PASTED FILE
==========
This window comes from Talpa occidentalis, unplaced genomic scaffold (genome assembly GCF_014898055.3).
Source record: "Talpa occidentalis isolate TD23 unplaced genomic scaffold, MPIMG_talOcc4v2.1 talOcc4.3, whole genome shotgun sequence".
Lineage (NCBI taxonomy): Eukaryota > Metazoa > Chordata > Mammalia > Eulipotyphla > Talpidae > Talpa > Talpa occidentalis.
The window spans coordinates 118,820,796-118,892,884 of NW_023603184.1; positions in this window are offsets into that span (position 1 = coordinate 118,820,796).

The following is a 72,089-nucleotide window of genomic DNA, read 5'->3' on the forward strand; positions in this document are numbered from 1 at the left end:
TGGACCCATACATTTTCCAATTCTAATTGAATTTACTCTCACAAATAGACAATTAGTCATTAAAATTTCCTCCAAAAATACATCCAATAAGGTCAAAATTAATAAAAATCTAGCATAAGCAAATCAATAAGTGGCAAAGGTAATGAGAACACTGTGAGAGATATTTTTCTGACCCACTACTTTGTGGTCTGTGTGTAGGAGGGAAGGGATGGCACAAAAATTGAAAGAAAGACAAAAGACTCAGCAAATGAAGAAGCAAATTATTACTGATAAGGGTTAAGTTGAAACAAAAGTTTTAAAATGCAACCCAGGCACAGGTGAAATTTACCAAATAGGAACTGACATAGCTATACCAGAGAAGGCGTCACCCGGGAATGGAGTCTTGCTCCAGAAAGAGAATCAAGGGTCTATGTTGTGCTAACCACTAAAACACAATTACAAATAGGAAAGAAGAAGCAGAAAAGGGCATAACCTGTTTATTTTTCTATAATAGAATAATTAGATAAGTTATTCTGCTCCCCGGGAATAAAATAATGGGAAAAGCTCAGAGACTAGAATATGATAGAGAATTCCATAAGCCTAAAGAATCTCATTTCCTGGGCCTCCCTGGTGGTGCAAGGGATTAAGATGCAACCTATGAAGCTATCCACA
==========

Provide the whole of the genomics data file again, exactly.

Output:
This window comes from Talpa occidentalis, unplaced genomic scaffold (genome assembly GCF_014898055.3).
Source record: "Talpa occidentalis isolate TD23 unplaced genomic scaffold, MPIMG_talOcc4v2.1 talOcc4.3, whole genome shotgun sequence".
Lineage (NCBI taxonomy): Eukaryota > Metazoa > Chordata > Mammalia > Eulipotyphla > Talpidae > Talpa > Talpa occidentalis.
The window spans coordinates 118,820,796-118,892,884 of NW_023603184.1; positions in this window are offsets into that span (position 1 = coordinate 118,820,796).

The following is a 72,089-nucleotide window of genomic DNA, read 5'->3' on the forward strand; positions in this document are numbered from 1 at the left end:
TGGACCCATACATTTTCCAATTCTAATTGAATTTACTCTCACAAATAGACAATTAGTCATTAAAATTTCCTCCAAAAATACATCCAATAAGGTCAAAATTAATAAAAATCTAGCATAAGCAAATCAATAAGTGGCAAAGGTAATGAGAACACTGTGAGAGATATTTTTCTGACCCACTACTTTGTGGTCTGTGTGTAGGAGGGAAGGGATGGCACAAAAATTGAAAGAAAGACAAAAGACTCAGCAAATGAAGAAGCAAATTATTACTGATAAGGGTTAAGTTGAAACAAAAGTTTTAAAATGCAACCCAGGCACAGGTGAAATTTACCAAATAGGAACTGACATAGCTATACCAGAGAAGGCGTCACCCGGGAATGGAGTCTTGCTCCAGAAAGAGAATCAAGGGTCTATGTTGTGCTAACCACTAAAACACAATTACAAATAGGAAAGAAGAAGCAGAAAAGGGCATAACCTGTTTATTTTTCTATAATAGAATAATTAGATAAGTTATTCTGCTCCCCGGGAATAAAATAATGGGAAAAGCTCAGAGACTAGAATATGATAGAGAATTCCATAAGCCTAAAGAATCTCATTTCCTGGGCCTCCCTGGTGGTGCAAGGGATTAAGATGCAACCTATGAAGCTATCCACA